The Dropcam Story – Building a Surveillance Startup


Dropcam is a simple and easy to use DVR/security system for your home which lets you effortlessly monitor what’s going on while you’re away. The Dropcam cameras connect seamlessly to a web interface, allowing you to view a live stream on your PC or smartphone (iPhone & Android are supported). Today we have the CEO of Dropcam, Greg Duffy, on The Startup Project.

Dropcam is exceptionally unique in the world of startups – where did the idea come from? How did you design and develop the service?

After seeing my dad’s frustrations while setting up IP cameras around our Texas home, I thought, “there has to be an easier way to do this.” Since it seemed like lots of people would want to keep an eye on things while they were away, I was surprised to find that there was not —  you had a to be a tech wizard with a lot of spare time to get anything to work. So, I called up Aamir Virani, a skilled software engineer I knew from working at Xobni, and we quickly began developing a more consumer-friendly and approachable method for remote video monitoring. We wanted it to be extremely easy to set up, affordable and user-friendly, while not compromising video quality. Very early on, we pivoted as a company about three times helping us figure out exactly what our customers wanted. What we offer today is the product of the knowledge gained in this process: for instance, our cloud DVR service was the result of a pivot from live-only monitoring. Now, the DVR is really where our product benefits users the most, and we are continually improving it.
We are unique in that we are one of just a few hardware/software/cloud combination startups. We’ve proven the concept to investors and closed a $6M Series A round in September. (Led by Accel Partners, plus angels Mitch Kapor, Bradley Horowitz etc).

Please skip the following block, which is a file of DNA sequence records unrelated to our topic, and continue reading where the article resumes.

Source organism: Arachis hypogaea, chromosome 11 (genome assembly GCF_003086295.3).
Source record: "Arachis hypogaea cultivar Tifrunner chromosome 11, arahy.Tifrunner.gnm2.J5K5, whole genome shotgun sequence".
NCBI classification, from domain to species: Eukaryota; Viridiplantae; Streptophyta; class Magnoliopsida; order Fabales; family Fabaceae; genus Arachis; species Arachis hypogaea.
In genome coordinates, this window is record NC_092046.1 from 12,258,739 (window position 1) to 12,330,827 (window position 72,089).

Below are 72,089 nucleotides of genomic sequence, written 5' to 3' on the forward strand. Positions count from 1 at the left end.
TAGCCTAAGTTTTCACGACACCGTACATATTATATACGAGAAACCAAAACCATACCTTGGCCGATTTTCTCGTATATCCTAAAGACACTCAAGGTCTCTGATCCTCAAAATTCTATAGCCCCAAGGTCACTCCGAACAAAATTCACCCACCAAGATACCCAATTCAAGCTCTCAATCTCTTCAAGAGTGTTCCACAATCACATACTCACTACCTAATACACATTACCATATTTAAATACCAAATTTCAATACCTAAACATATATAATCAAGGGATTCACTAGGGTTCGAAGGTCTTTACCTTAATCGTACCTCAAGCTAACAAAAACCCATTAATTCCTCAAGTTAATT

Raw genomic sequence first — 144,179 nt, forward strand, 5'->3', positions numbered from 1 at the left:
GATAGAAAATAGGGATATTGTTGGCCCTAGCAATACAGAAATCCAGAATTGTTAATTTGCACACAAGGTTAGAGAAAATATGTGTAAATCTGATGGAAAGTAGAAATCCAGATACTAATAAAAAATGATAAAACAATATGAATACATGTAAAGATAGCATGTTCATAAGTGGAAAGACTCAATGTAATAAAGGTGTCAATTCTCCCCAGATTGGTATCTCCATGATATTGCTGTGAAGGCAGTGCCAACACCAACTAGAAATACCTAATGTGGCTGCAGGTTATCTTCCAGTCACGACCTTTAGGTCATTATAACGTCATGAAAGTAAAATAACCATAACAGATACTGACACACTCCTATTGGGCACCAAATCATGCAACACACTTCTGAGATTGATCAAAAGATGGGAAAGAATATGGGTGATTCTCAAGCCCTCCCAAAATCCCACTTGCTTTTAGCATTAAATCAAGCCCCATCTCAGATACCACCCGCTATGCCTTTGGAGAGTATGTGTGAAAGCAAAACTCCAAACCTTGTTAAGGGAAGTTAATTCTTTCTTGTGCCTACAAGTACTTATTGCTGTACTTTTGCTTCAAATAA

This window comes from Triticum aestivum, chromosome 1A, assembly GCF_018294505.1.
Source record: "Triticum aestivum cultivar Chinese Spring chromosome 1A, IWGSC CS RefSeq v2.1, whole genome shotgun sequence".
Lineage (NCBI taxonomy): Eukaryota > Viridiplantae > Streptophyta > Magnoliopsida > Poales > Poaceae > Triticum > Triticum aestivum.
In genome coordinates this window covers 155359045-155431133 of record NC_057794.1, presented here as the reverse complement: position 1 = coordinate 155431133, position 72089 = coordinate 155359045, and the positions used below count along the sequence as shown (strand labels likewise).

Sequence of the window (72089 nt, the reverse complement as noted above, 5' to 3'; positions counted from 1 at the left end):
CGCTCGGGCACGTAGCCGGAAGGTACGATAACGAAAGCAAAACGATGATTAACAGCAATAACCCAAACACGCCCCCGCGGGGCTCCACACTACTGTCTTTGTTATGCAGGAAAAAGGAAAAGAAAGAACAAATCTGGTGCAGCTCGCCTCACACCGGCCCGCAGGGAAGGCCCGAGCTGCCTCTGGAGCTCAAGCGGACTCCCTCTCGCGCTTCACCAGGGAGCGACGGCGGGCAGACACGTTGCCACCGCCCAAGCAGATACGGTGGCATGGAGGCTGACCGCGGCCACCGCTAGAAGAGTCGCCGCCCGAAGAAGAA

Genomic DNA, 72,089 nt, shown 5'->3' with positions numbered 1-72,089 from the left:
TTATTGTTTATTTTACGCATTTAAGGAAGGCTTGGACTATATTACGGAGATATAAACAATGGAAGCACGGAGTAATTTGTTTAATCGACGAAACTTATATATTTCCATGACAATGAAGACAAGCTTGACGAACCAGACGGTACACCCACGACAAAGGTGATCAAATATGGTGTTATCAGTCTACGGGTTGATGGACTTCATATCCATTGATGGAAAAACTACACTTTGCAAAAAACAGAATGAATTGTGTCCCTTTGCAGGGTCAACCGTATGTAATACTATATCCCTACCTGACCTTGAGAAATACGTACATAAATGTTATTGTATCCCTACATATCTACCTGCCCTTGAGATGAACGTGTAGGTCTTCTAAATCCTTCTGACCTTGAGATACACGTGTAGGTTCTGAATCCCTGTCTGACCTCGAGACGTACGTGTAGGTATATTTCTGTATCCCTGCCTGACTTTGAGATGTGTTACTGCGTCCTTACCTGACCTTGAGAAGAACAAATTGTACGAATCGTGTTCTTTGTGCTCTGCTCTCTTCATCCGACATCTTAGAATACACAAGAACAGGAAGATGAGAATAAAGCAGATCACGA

Can you share your thoughts regarding the price point of Dropcam? What approaches did you consider to monetize the service? (subscriptions, one-off payments etc)

We wanted to be approachable for all types of consumers and keep in mind both their budget and what they may use our cameras for. A tiered subscription plan allows us to effectively reach several different types of users.
In terms of the product cost, we wanted to provide every quality feature that our users would find useful while still making Dropcam an affordable and useful product.
Security is naturally an area of focus for the company – how difficult is it for a small startup to ensure the safety of their customers from online attackers? What advice for fellow entrepreneurs can you offer in that regard?
All video data transmitted through our website is encrypted with bank-level security. We make every effort to ensure no one can see your video. Dropcam lets you look in on what’s important to you and for most people, that’s personal; be it kids, pets, or a second home, so keeping that video private and secure has always been top of mind. In order to view a shared stream you must create an account with us – this is another layer of security we added in order to keep your video yours.
Many tech start-ups whose product is the users (Facebook, for example) provide a software product for free and depend on user data for ad revenue, so they have a different relationship with customers’ privacy.
Ensuring private and secure video storage has been a core value of Dropcam from the beginning.  You have to emphasize security from the start and stay vigilant.  Our goal is to keep improving and protecting, and that’s how we think startups should approach security.

How do you approach marketing such a niche product? What are your thoughts on the use of advertising for such a product?

Word of mouth is important for us. Our happy customers are our greatest ambassadors. We also have a PR agency that we rely on for media and brand exposure. As we are still in the startup phase we have yet to engage an advertising agency.

If you could change one decision which you have made as an entrepreneur, what would it be?

In the early stages of Dropcam, we spent a lot of time in partnership discussions – ranging from other startups to large corporations. In the end we determined this wasn’t the best use of our time. A common move of a company that doesn’t know what it is doing is to partner with a bigger company. If I could do it again, I would spend 100% of my time hiring great people and building the product and no time on partnerships in the early stages of a startup company.